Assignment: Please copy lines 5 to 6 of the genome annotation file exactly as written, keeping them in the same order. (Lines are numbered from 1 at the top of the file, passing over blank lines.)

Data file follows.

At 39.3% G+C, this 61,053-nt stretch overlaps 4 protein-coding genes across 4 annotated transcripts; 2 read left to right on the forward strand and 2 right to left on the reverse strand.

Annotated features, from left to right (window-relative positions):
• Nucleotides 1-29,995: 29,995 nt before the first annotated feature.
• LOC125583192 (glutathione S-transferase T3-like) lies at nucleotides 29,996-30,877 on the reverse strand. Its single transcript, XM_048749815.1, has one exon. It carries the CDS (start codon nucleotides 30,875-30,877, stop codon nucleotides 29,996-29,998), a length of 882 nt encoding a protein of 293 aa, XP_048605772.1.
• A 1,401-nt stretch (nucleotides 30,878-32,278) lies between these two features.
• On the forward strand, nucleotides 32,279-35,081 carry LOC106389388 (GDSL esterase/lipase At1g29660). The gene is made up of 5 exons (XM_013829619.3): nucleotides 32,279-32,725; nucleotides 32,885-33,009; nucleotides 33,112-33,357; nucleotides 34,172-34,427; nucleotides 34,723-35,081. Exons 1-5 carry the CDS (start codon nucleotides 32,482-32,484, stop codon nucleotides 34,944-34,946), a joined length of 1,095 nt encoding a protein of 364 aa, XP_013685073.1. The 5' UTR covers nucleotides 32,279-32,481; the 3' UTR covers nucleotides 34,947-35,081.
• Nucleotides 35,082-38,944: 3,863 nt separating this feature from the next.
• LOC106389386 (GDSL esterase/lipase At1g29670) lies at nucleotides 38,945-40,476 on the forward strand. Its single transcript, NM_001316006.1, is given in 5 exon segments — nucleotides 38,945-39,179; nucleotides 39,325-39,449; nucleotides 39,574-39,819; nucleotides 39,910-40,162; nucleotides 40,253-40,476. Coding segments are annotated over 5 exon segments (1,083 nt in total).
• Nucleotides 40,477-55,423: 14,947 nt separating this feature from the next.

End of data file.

• A 1,401-nt stretch (nucleotides 30,878-32,278) lies between these two features.
• On the forward strand, nucleotides 32,279-35,081 carry LOC106389388 (GDSL esterase/lipase At1g29660). The gene is made up of 5 exons (XM_013829619.3): nucleotides 32,279-32,725; nucleotides 32,885-33,009; nucleotides 33,112-33,357; nucleotides 34,172-34,427; nucleotides 34,723-35,081. Exons 1-5 carry the CDS (start codon nucleotides 32,482-32,484, stop codon nucleotides 34,944-34,946), a joined length of 1,095 nt encoding a protein of 364 aa, XP_013685073.1. The 5' UTR covers nucleotides 32,279-32,481; the 3' UTR covers nucleotides 34,947-35,081.